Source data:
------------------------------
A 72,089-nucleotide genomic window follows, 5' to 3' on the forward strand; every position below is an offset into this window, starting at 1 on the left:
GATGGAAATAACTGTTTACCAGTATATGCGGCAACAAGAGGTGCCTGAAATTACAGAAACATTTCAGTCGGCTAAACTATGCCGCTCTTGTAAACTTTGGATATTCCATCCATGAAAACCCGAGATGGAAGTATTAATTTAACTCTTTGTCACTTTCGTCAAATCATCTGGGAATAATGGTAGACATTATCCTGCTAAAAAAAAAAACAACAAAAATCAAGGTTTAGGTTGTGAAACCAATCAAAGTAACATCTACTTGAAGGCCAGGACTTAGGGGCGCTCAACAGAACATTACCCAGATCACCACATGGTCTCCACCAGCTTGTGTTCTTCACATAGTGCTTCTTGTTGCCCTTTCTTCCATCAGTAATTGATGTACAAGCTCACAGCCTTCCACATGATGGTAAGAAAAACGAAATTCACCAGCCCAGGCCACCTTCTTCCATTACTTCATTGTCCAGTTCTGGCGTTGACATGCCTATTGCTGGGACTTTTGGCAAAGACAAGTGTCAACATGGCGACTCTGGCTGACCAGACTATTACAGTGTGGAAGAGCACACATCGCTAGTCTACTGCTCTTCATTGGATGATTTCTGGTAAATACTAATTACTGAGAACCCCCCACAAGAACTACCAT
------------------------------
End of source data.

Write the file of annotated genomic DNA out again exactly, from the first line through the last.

A 72,089-nucleotide genomic window follows, 5' to 3' on the forward strand; every position below is an offset into this window, starting at 1 on the left:
GATGGAAATAACTGTTTACCAGTATATGCGGCAACAAGAGGTGCCTGAAATTACAGAAACATTTCAGTCGGCTAAACTATGCCGCTCTTGTAAACTTTGGATATTCCATCCATGAAAACCCGAGATGGAAGTATTAATTTAACTCTTTGTCACTTTCGTCAAATCATCTGGGAATAATGGTAGACATTATCCTGCTAAAAAAAAAAACAACAAAAATCAAGGTTTAGGTTGTGAAACCAATCAAAGTAACATCTACTTGAAGGCCAGGACTTAGGGGCGCTCAACAGAACATTACCCAGATCACCACATGGTCTCCACCAGCTTGTGTTCTTCACATAGTGCTTCTTGTTGCCCTTTCTTCCATCAGTAATTGATGTACAAGCTCACAGCCTTCCACATGATGGTAAGAAAAACGAAATTCACCAGCCCAGGCCACCTTCTTCCATTACTTCATTGTCCAGTTCTGGCGTTGACATGCCTATTGCTGGGACTTTTGGCAAAGACAAGTGTCAACATGGCGACTCTGGCTGACCAGACTATTACAGTGTGGAAGAGCACACATCGCTAGTCTACTGCTCTTCATTGGATGATTTCTGGTAAATACTAATTACTGAGAACCCCCCACAAGAACTACCAT